Learned scholars have gained PhDs answering questions like that I suspect!
If I start the ball rolling I am sure that others on the list who I know to
be more knowledgeable can pick it up.
After 1538 (when the monasteries were abolished, who sort of carried out
this function) and before 1602 when the Poor Law Act was first passed there
was nobody charged with looking after the poor. After 1602 the parish was
charged with doing this. This meant that the churchwardens in practice
collected a rate on all householders and distributed it to the poor. It was
not a part of the church's actual duties to do this. It was I suppose the
first appearance of a 'civil parish' rather than a religious one (although
civil parishes actually came into legal existence in the 19th century,
someone on the list told me last week). One of the groups of people who
could claim money was the pauper pregnant single women who could claim for
their 'lying in' expenses (hiring a maternity nurse-or 'goodwoman'
primarily). Thereafter they could claim a very minimal income from the
parish for themselves and their bastard (and make no bones about it the
stigma of that word was very strong and they were meant to live with it). In
its turn the parish would try to establish who the father was from the
mother and would then take proceeding s to reclaim all their expenditures
from him (often to be seen mentioned in parish registers as the 'putative
father'). By the 19th century there was a slick set of processes going on.
The mother would undergo an 'Examination' by the Board of the Poor Law. If
she failed to co-operate they could make life very difficult for her. The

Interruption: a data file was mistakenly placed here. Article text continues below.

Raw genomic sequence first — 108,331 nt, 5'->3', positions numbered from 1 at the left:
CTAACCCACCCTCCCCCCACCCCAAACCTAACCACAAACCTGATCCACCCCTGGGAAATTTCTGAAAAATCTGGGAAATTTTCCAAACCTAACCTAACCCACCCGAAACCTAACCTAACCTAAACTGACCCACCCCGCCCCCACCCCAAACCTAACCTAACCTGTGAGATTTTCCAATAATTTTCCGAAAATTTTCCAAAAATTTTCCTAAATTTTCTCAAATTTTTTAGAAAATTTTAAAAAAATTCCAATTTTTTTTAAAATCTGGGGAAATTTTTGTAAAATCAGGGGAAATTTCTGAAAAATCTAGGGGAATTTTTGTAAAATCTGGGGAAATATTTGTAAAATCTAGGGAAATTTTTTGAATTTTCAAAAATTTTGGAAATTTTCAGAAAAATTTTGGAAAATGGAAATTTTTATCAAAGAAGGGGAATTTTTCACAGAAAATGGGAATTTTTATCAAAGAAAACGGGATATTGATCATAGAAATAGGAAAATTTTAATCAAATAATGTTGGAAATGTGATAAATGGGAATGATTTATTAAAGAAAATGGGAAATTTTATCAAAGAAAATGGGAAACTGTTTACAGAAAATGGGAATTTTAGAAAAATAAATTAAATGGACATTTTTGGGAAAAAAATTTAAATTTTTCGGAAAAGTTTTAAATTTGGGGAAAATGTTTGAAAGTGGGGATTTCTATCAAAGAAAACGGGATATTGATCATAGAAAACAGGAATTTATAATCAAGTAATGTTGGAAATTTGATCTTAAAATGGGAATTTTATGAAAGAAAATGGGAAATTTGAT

aim of the Examination was to determine who the father was so that they
could then re-charge him. By this time the local churchwarden connection had
been totally lost in the Uniions of parishes together to save money by
economies of scale and who could also afford to build a workhouse. If my
memory of secondary school education is right the invention of something
called the Speenhamland System in the mid-18th century tolled the knell for
churchwardens' involvement. Thereafter it was a civil jurisdiction. Right
from the start the Examination was backed up by use of the Quarter Sessions
Courts to enforce payments against recalcitrant fathers.
Does that help?
----- Original Message -----
Sent: Saturday, June 29, 2002 8:24 PM
Subject: [DEV] Question about The Poor law.
I wonder if some could tell me where I can find out about The Poor Law or
explain it (very simply ). Did the "church" give payments to "unfortunate
females" to see them through a pregnancy and help them with money through
the early years of parenthood ? Or is something else going on here????
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